The real problem here, to my mind, is that the content provider is not just a content provider but a presentation imposer too. Occasionally this is reasonable; for example, I know an artist for whom the presentation of pictures is as much a part of the art as the pictures themselves, to be taken or left as a whole. But I have this (probably idealistic) point of view that, in general, content is what matters; from that point of view, cio.com should have presented the content and let the reader configure the reading tool to present it whatever way enhances that reader's ease of use. That is the Web's potential strength: to use the flexibility that computers make possible to enhance usability for everyone. I'm an outlier in what I find enhances readability, a fairly extreme outlier. That shouldn't matter, because what I find readable should be between me and my local content-presentation tool, not something the content provider should care about. Instead, we have content providers becoming presentation imposers as well, frittering away the protean potential, re-imposing the problems of offline things in their online analogs. (The bloat I noticed is largely just a side effect of this, being mostly the encoding of cio.com's particular choice of presentation to impose.) The promise of the Web, the potential, lies in putting flexibility and control in the hands of end users. That isn't what's happening.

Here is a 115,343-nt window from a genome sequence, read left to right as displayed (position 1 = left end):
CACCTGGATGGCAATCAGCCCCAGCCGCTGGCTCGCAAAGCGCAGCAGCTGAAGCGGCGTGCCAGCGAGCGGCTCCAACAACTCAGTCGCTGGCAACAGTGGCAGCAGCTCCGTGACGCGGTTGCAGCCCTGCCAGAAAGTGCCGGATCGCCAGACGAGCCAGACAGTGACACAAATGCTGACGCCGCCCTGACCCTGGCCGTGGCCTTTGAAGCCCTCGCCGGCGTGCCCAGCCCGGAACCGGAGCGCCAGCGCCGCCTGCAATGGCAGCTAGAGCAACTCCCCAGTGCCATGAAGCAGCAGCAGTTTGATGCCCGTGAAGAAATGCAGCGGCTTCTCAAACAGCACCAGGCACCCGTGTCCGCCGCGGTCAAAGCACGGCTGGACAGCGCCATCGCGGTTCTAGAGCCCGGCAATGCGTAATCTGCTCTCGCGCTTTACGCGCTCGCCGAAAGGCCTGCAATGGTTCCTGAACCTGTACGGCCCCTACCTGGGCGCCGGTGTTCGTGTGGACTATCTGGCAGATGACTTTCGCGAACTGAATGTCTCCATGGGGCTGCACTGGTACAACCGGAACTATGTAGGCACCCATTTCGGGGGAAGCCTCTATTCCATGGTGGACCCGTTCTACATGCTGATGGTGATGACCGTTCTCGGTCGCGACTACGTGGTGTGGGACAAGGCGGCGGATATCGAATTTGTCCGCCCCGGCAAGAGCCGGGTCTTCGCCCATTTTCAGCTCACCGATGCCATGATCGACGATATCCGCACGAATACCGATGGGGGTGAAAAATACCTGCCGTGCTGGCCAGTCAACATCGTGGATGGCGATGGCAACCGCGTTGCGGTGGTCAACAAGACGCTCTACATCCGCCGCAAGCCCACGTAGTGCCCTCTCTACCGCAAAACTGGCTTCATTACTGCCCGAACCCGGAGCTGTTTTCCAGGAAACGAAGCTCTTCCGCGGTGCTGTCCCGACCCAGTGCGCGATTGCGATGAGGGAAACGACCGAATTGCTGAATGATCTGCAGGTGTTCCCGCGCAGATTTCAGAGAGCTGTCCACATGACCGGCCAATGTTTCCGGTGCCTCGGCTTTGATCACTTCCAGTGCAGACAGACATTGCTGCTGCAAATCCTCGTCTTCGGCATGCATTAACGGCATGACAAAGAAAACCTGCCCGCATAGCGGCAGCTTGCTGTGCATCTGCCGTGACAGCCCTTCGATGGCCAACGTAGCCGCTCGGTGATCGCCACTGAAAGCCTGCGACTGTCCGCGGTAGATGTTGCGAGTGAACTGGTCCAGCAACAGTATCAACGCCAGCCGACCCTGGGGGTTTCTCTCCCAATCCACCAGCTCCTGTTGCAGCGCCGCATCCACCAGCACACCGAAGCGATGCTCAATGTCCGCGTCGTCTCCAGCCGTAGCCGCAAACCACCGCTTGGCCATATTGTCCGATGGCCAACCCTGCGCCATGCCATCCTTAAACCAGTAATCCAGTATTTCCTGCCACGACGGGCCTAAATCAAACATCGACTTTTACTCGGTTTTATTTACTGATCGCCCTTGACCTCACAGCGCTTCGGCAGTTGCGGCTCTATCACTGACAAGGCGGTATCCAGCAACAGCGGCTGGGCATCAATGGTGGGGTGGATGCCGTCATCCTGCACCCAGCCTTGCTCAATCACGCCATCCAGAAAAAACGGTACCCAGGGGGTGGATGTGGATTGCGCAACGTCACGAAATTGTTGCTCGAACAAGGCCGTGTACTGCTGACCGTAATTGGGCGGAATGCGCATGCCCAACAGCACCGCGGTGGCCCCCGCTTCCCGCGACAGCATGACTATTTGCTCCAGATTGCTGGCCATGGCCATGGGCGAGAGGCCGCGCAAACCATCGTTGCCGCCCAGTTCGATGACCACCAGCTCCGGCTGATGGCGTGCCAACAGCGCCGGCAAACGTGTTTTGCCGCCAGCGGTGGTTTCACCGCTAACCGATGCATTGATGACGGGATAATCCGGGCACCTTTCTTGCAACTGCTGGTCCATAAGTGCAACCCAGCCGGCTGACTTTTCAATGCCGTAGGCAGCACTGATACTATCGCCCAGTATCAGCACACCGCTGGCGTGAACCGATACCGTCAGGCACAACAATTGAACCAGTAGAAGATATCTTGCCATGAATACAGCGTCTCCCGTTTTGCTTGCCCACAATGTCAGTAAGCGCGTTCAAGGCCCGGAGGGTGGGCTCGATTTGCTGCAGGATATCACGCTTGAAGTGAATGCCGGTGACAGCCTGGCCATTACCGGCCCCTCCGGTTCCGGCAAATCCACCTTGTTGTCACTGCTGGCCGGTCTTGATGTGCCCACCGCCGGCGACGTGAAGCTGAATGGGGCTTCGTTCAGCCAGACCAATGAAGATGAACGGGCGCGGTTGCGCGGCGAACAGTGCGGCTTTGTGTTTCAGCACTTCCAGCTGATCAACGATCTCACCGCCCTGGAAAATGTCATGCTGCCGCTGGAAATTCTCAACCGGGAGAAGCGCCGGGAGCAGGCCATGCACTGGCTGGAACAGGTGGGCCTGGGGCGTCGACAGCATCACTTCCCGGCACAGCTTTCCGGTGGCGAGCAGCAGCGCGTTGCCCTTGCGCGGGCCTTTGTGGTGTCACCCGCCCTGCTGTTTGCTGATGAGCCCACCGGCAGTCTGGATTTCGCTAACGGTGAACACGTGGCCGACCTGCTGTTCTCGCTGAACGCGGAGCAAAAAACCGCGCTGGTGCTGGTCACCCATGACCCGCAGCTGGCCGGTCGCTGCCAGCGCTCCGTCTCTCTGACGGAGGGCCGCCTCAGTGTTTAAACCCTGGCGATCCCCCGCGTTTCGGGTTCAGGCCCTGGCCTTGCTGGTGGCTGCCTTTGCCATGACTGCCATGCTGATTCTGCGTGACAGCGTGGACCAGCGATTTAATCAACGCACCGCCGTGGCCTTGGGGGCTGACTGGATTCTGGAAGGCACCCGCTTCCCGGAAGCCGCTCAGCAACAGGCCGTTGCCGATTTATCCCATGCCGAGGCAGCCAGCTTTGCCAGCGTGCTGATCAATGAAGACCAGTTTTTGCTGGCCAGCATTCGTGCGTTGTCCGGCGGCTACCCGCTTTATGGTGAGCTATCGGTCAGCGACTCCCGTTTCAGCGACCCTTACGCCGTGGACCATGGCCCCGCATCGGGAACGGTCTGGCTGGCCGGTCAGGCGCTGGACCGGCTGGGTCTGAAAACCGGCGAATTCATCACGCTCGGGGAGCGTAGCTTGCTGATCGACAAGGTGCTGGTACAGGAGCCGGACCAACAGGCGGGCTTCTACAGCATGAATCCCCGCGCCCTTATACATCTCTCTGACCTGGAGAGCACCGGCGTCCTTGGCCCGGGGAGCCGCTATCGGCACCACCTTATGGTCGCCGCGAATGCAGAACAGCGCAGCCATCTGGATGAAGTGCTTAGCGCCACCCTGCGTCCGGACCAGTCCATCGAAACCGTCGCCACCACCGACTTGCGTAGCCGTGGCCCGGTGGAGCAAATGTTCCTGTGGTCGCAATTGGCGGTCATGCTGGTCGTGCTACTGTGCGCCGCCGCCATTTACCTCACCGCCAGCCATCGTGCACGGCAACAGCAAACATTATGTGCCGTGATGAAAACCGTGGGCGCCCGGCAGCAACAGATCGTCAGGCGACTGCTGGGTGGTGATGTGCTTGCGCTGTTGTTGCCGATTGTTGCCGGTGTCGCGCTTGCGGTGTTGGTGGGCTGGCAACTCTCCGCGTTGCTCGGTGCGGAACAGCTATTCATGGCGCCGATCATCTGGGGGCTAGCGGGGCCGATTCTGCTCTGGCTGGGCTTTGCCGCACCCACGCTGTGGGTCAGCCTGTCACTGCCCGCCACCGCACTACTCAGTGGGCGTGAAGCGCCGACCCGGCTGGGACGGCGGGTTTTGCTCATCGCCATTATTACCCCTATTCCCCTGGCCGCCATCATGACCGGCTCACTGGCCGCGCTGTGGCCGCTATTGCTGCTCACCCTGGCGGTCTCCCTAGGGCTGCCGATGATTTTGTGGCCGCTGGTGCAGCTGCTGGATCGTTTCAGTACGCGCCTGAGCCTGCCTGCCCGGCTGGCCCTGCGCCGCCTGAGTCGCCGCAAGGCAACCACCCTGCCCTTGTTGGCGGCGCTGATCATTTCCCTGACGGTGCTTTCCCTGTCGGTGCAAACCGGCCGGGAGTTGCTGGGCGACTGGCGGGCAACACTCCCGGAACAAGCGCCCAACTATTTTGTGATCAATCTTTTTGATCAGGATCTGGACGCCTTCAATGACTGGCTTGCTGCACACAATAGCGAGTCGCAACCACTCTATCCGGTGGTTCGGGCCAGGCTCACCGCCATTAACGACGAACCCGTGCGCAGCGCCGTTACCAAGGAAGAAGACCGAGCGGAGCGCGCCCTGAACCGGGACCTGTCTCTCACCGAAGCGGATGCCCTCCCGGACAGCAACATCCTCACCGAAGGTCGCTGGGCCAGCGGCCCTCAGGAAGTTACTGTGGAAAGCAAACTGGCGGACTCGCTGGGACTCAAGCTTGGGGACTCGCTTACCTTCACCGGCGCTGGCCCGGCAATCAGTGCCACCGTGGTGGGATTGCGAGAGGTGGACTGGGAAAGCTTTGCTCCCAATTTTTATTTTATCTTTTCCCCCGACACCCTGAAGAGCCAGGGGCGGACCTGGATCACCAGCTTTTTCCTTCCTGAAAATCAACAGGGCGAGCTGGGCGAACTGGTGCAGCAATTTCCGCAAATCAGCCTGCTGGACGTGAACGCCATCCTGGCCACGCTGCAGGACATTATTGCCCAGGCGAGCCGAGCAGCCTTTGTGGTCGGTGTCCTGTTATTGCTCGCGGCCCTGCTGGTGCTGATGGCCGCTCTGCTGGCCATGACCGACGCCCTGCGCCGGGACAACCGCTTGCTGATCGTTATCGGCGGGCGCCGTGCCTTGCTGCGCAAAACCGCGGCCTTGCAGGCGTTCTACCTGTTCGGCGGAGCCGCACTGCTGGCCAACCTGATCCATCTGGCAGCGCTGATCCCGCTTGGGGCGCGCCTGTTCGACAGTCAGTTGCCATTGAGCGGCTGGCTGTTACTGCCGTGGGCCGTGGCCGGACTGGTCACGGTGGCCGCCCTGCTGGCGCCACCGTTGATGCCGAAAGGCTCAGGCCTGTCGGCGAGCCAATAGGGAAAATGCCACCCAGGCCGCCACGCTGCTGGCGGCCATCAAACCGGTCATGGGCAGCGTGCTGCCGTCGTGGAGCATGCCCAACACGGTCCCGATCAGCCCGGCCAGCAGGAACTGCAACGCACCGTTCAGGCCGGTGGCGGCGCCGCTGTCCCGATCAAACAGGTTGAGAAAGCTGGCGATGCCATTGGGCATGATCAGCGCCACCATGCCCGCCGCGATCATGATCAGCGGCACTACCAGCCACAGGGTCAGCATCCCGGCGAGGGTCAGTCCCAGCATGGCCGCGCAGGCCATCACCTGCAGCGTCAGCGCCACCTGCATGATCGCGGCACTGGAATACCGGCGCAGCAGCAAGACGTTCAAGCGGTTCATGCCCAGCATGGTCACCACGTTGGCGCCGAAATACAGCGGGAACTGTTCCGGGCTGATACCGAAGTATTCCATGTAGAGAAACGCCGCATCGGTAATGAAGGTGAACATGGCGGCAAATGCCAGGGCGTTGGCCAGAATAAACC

Yes, the presentation they impose is fine, for their readership, but that's nearly meaningless, because it's a self-selected sample. People for whom their particular choices impair rather than enhance readability won't join their readership. About all it means is that there are enough people out there who can tolerate their presentation to make up a readership.